From the June 01, 2010 issue of Senior Market Advisor • Subscribe!

100 best sales and marketing ideas for 2010

Each year, we're always interested to see if a common theme emerges among the material (provided by you, our readers) in our annual 100 Best Sales and Marketing Ideas feature. If anything, it's clear that economic hard times have prompted advisors to take a consumer-focused, back-to-basics approach. And as a gesture to those just getting their feet wet in the financial services business, many of you contributed fresh ideas for a special section devoted to industry "newbies." Read, learn and prosper.

1. Don't give up.
Eighty percent of all sales are made on the fifth through twelfth contact you have with that prospect. Don't just give up after calling three times and leaving voicemails; until they tell you "no," they are still a valuable lead.
- Melissa Johnson

2. Thorough initial client interview.
There is no substitute for having an accurate picture of what your client truly desires and their respective financial and health histories.
- Joshua Clayton

3. Read between the lines.
Even if someone says they want your opinion, they may just be looking for validation. If they insist they want your advice, ask them if they want both the good AND the bad of how you see things.
- Scott Halford

4. Database management.
Establish and maintain a clean database of prospects. Every lead is too valuable to risk losing or let slip through the cracks.
- James Marquet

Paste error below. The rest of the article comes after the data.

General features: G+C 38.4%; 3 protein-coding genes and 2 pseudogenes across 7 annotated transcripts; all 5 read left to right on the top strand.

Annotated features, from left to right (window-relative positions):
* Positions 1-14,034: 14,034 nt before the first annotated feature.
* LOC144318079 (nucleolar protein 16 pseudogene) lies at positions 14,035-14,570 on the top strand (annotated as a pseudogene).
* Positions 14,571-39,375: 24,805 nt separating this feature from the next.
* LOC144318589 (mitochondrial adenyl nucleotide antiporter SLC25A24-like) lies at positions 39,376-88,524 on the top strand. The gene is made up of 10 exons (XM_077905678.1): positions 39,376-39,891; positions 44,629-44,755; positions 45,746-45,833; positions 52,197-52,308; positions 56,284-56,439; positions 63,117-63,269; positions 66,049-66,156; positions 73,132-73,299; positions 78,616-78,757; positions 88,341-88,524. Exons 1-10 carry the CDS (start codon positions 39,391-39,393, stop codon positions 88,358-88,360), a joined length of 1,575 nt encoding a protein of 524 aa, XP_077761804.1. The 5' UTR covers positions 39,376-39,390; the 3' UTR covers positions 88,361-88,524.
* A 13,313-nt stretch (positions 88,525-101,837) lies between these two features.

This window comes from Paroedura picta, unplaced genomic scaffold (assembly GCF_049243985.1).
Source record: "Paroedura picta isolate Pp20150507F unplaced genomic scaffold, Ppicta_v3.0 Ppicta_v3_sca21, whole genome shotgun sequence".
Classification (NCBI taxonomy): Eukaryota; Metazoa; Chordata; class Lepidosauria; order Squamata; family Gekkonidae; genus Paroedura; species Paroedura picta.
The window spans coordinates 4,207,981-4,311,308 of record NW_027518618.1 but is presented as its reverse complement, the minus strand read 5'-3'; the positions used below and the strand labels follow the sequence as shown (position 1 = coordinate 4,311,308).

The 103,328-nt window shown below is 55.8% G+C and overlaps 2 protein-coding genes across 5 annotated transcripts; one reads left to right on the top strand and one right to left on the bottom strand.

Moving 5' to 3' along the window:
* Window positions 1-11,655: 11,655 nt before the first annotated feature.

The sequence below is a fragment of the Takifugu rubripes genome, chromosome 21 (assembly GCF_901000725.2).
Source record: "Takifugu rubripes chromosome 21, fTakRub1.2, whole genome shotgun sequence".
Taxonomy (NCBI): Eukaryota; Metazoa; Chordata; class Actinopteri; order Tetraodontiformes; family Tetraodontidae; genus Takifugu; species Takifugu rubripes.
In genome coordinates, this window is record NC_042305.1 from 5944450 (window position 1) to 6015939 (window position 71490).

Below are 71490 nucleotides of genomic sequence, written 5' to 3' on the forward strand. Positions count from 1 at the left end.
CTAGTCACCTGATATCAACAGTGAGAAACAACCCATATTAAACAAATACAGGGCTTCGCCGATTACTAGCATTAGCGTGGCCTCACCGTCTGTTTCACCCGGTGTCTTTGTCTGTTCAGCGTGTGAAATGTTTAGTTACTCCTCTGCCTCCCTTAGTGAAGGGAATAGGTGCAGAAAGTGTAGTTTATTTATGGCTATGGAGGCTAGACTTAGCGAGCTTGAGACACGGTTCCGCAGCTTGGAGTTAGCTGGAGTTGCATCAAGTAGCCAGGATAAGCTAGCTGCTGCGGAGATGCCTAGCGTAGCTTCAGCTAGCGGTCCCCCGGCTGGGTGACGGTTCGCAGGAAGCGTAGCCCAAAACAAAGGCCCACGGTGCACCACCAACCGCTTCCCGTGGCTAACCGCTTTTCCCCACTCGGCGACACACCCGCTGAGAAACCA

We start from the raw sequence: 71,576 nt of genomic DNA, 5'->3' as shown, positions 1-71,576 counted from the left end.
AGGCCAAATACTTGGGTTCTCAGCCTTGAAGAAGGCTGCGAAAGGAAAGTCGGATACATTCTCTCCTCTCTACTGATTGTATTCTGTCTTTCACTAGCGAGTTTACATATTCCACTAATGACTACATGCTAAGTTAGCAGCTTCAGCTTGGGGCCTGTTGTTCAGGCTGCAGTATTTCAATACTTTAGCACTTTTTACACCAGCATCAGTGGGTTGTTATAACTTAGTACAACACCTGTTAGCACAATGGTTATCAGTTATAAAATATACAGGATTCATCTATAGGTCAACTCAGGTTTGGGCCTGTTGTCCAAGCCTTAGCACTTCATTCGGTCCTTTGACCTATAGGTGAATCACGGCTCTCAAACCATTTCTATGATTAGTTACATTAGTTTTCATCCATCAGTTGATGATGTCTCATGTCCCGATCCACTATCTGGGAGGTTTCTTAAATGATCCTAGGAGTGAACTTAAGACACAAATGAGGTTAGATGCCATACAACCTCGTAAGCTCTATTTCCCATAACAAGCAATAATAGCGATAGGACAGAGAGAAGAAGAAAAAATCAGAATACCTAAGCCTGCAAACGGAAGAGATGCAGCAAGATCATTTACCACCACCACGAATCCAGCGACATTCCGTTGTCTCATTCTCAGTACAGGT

5. Repeat mailings.
Research shows that the vast majority of your prospective clients need to hear from you at least five or six times before you build the necessary trust and credibility for them to do business with you. Hit your target market with brochures, postcards and newsletters.
- Warren J. Rosaluk

6. Comfort level.
Research shows that over 70 percent of purchase decisions are based primarily on the comfort level the prospective client develops with the person providing or selling the product or service.
- Warren J. Rosaluk

7. The senior seminar.
Delivering a knock-their-socks-off presentation is still the best use of your time in regards to getting a solid appointment on a favorable basis.
- Michael Jangula

8. What's your number?
Help people of all ages figure out what their number is, their true appetite for income. We make sure our clients or prospects are in the best position possible to pass as much tax-free dollars to their loved ones, and that they pay the lowest rate of tax on the smallest amount of money as possible (using Roth conversions and life/annuity arbitrage).
- Michael Jangula

9. Smile.
No matter what, always have a smile on your face when making a call or receiving a call. The caller on the other end will hear the smile in your voice and will start your call off on a warm, friendly, and positive note.
- Melissa Johnson

10. Build a multi-dimensional practice.
Educational seminar marketing based around a multi-dimensional practice is still the best marketing/sales idea we have. Attendees of these workshops that come in for appointments already know what we are about and because we have the financial, tax and estate professionals all under one roof, cross-selling is easy.
- Christopher Richter

11. The inner circle.